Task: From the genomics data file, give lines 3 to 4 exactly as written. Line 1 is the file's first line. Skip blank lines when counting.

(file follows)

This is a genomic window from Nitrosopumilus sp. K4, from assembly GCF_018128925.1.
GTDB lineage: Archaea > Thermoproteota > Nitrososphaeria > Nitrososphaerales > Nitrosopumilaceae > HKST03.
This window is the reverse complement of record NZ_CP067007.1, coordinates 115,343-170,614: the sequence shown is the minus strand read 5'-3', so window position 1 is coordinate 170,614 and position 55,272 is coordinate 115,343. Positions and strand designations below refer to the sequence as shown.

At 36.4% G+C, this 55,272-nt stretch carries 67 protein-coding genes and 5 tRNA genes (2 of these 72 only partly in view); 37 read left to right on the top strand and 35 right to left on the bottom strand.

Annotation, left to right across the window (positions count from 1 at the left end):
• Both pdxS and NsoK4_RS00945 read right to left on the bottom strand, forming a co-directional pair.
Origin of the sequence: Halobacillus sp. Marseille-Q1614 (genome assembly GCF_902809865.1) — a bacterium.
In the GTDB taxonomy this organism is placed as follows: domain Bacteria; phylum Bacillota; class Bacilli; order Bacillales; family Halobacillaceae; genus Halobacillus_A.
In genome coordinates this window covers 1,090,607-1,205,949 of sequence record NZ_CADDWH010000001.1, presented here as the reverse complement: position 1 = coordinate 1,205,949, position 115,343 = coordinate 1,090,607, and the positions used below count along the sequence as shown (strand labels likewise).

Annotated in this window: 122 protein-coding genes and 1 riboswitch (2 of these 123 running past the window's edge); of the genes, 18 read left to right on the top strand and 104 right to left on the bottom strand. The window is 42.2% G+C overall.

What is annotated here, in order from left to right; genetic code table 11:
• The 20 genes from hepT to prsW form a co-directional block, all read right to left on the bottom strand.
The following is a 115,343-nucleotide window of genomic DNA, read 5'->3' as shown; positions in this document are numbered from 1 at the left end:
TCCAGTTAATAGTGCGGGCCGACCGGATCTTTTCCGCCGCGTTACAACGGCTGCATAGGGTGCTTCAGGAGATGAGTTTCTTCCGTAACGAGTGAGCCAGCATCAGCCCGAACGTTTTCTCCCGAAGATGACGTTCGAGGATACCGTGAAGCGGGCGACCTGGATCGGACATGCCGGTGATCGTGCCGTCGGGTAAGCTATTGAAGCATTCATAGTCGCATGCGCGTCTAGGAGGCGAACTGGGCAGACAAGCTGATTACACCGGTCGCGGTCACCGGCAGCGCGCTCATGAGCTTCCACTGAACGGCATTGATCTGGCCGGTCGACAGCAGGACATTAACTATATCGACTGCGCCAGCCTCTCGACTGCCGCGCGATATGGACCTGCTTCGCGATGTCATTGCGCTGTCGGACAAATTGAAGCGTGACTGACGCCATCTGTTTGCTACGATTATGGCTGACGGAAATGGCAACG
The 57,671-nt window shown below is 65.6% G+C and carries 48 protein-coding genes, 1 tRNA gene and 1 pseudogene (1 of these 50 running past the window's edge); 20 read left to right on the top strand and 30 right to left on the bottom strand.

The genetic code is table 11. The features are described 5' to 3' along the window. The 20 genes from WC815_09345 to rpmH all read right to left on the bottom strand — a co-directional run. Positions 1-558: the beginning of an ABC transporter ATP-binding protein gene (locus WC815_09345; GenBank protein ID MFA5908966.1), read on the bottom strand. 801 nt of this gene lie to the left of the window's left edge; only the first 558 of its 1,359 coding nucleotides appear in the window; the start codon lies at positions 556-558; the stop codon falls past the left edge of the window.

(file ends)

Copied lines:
This window is the reverse complement of record NZ_CP067007.1, coordinates 115,343-170,614: the sequence shown is the minus strand read 5'-3', so window position 1 is coordinate 170,614 and position 55,272 is coordinate 115,343. Positions and strand designations below refer to the sequence as shown.

At 36.4% G+C, this 55,272-nt stretch carries 67 protein-coding genes and 5 tRNA genes (2 of these 72 only partly in view); 37 read left to right on the top strand and 35 right to left on the bottom strand.